• Collagen remains arranged in tight, cohesive bundles
  • Blood vessels arranged inconspicuously between collagen bundles

Grade I

  • Tenocytes are rounded
  • Myxoid degenerative material present in small amounts between collagen bundles
  • Collagen remains arranged in discrete bundles, but a slight separation between bundles becomes apparent
  • Capillary clustering is evident (less than 1 cluster per 10 high-power fields)

Grade II

  • Tenocytes are rounded and enlarged
  • Myxoid degenerative material evident in moderate to large amounts
  • Collagen bundles lose discrete organization as the separation between individual fibers and bundles increases
  • Capillary clustering is increased (1 to 2 clusters per 10 high-power fields)

Grade III

  • Tenocytes are rounded and enlarged with abundant cytoplasm and lacuna
  • Myxoid degenerative material abundant
  • Collagen disorganized, loss of microarchitecture
  • Capillary clustering is increased (greater than 2 clusters per 10 high-power fields)

Bicipital groove palpation Direct palpation over the patient’s bicipital groove elicits a painful response in the setting of pathology.

Speed’s test – A positive test consists of pain elicited in the bicipital groove when the patient attempts to forward elevate the shoulder against examiner resistance; the elbow is slightly flexed, and the forearm is supinated.

Uppercut test  The involved shoulder is positioned at neutral, the elbow is flexed to 90 degrees, the forearm is supinated, and the patient makes a fist.  The examiner instructs the patient to perform a boxing “uppercut” punch while placing his or her hand over the patient’s fist to resist the upward motion. A positive test is pain or a painful pop over the anterior shoulder near the bicipital groove region.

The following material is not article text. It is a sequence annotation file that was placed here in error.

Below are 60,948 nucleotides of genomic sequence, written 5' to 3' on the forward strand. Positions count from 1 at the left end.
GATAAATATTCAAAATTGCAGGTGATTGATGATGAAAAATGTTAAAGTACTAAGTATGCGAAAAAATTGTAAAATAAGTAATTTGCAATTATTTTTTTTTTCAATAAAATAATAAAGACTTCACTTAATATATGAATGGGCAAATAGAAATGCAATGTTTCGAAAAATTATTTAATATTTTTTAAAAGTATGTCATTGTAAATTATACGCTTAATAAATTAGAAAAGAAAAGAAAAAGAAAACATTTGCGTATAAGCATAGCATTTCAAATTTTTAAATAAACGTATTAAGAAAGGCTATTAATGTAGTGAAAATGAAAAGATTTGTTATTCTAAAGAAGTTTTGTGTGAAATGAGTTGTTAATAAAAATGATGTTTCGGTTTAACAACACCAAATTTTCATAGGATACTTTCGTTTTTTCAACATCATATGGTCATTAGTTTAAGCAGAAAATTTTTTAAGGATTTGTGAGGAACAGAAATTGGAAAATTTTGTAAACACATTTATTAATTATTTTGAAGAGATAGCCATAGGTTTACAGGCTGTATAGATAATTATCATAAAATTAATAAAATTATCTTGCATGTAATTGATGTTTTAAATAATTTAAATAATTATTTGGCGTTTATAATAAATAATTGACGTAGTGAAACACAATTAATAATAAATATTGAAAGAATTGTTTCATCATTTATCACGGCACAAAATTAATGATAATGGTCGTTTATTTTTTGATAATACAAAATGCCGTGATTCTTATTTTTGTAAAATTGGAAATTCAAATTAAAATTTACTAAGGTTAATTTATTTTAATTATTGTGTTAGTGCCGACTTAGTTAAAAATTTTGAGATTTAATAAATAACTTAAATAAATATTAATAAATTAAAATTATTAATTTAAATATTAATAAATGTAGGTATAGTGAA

Ferguson’s test The arm is stabilized against the patient’s trunk, and the elbow is flexed to 90 degrees with the forearm pronated. The examiner manually resists supination while the patient also externally rotated the arm against resistance. A positive test is noted if the patient reports pain over the bicipital groove and/or subluxation of the LHB tendon.

Dynamic tests for bicipital groove symptoms

  • The examiner brings the patients shoulder to 90 degrees of abduction and 90 degrees of external rotation. The examiner passively rotates the shoulder at this position in an attempt to elicit the patient-reported audible “popping” or “clicking” sensations. Sometimes passively maneuvering the shoulder from the extension to cross-body plan is helpful in eliciting instability symptoms.
  • At the 90/90 shoulder abduction/external rotation position, the patient is asked to “throw forward” while the examiner resists this forward motion. A positive test for groove pain must be localized to the anterior aspect of the shoulder to enhance diagnostic sensitivity and specificity.

Other Changes Associated with Tendinopathy

Tenosynovium

  • Irrespective of histologic grade of tendinopathy, the surrounding bicipital sheath/synovium demonstrates varying degrees of synovial hypertrophy, hyperplasia, and proliferation

Low-Grade Degenerative Tendinopathy

  • Total cellularity (cell density, cells/ mm): Minimal increase
  • Apoptotic index (percent relative to the total number of cells counted): Minimal increase

Moderate Grade Degenerative Tendinopathy

  • Total cellularity (cell density, cells/ mm): Peak increase
  • Apoptotic index (percent relative to the total number of cells counted): Moderate increase

Severe Grade Degenerative Tendinopathy

  • Total cellularity (cell density, cells/ mm): Decreases
  • Apoptotic index (% relative to the total number of cells counted): Peak increase